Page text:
Healthy Recipes for Kids

Although the dietary tips in "Fighting Kid Abuse on the Home Front" [Lean Plate Club, Oct. 12] were very helpful, I feel that parents should be told they can best help children stay in shape by feeding them an all-vegetarian diet.

Hamburgers, chicken nuggets and cheese pizza really aren't any healthier than Snickers bars and sodas. Children can get all the nutrients they need -- without the fat and cholesterol found in animal products -- from grains, vegetables, legumes and fruit.

Tracy Skalitzky

Brookeville

As the column noted, television increases the risk of obesity. In fact, it doubles that risk, according to research we recently completed. Our analysis of a large, representative, national sample of American adolescents suggests that among those reporting five or more hours of television on an average school day, obesity is twice as likely.

Martin Atherton, DrPH

James Metcalf, PhD

College of Nursing and Health Science

George Mason University

Fairfax

The Meaning of Retirement

I was moved by the story of the mother's suicide in "A Son's Suicide Mission" [My Time, Oct. 12]. My guess is that the reason she killed herself was that all of the things she used to be she no longer was, and she was unable to come up with an answer to the question, "What do you want to do with the rest of your life?"

This problem is only going to get much bigger and much worse as the baby boom generation hits retirement age. As Americans live longer, retire younger (voluntarily or not) and see retirement benefits pushed farther into the future, a gap generation is being created of ever-younger, more-vigorous and healthy people with no meaningful work and no meaningful retirement. Our society is going to have to come to grips with this dilemma, and stop pretending it doesn't exist.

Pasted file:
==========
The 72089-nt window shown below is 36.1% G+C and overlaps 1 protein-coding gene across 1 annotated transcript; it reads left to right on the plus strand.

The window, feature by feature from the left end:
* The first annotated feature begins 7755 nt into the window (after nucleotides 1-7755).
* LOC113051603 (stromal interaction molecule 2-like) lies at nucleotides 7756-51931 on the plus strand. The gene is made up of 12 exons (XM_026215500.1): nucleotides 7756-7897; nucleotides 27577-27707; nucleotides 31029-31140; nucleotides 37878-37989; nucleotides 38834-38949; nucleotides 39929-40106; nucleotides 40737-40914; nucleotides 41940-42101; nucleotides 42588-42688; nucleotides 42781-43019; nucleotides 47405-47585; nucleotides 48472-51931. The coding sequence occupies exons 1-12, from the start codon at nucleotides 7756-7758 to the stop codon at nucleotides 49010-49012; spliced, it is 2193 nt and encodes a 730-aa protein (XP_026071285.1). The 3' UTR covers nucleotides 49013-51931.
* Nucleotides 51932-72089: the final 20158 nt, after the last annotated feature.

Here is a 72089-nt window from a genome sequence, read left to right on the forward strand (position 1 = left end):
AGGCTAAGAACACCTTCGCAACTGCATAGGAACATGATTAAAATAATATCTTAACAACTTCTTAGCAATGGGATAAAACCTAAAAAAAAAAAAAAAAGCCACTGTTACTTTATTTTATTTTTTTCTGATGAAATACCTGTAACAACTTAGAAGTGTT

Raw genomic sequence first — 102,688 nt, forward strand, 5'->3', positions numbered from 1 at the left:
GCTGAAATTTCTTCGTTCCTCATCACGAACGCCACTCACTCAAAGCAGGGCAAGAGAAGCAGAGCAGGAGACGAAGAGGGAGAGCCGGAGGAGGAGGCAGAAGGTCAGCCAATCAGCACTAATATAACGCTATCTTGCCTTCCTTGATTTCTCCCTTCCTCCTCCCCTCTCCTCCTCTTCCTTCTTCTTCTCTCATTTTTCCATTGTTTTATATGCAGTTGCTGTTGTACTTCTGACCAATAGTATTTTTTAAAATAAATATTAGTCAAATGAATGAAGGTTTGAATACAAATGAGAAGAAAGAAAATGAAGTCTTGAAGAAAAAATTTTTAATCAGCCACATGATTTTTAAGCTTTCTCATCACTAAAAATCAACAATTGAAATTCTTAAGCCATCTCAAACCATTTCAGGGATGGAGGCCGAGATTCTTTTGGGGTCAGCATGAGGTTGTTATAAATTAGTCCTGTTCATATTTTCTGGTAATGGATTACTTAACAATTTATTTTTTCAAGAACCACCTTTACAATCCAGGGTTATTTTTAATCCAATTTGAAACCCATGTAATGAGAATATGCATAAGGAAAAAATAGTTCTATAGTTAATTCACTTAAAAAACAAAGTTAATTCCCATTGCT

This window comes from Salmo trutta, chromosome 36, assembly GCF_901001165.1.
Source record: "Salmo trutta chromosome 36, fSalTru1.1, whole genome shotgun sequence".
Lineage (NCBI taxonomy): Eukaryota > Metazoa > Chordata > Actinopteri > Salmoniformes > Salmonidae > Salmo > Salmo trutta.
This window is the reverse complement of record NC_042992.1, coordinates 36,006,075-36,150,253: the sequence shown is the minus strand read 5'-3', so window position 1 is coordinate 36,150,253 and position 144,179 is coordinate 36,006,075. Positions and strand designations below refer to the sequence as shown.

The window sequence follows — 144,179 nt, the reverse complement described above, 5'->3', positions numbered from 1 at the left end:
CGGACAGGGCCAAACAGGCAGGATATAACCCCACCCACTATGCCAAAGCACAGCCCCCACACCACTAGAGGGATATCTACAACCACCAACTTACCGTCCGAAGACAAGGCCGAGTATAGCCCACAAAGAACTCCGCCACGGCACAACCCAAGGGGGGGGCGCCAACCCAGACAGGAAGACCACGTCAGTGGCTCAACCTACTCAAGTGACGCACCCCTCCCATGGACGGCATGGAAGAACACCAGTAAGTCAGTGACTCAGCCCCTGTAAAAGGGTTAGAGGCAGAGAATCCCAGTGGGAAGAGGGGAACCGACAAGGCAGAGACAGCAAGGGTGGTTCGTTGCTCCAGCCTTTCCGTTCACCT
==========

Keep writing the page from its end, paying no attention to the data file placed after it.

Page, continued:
Peter Coppelman

Alexandria

You had also mentioned in the column about experiencing a transition. I wonder if my experience ties in.

I am 57 years old and my husband is 75. We have both lost our jobs at different times in the past two years. I lost mine two years ago and am now employed, but it took 18 months to find a job. I'm making half of what I earned before. I went into a deep depression and now am on four different kinds of medication for it. I feel much better now that I am working and the medication is working.

My husband just lost his job and he is scared. He is a 75-year-old with the physical stamina and mind-set of someone much younger, but he is still very insecure. And we need the money as long as we both can work. Would you consider writing about working seniors who lose jobs and all the fear and economic strains that come with that and best ways to cope?

Rosemary Kroo

Germantown

You touched on some very significant points. One angle you missed is that suicide is the illness discriminated against by insurance companies.

Often the victim of suicide is being treated for an array of possible etiologies -- depression, bipolar disorder, chemical or hormonal imbalance -- as was the situation with my brother. He was being treated for depression. Had he been ill with pneumonia and died, his insurance would have paid his wife and 4 children and they would be surviving. But depression (or bipolar disorder) is somehow not recognized as a disease but as something self-inflicted. I think this is blatant discrimination.

My sister in law and niece and nephews are hardly making it. I am running the JFK 50-mile ultramarathon in Boonsboro, Md., Nov. 20 in memory of my brother and as a fundraiser for his family. Thank you for bringing this topic to the paper. We need to talk about suicide and its effects on all of us, not just the victims and their families.

Marguerite Johnson Hotz

Centerville, Ohio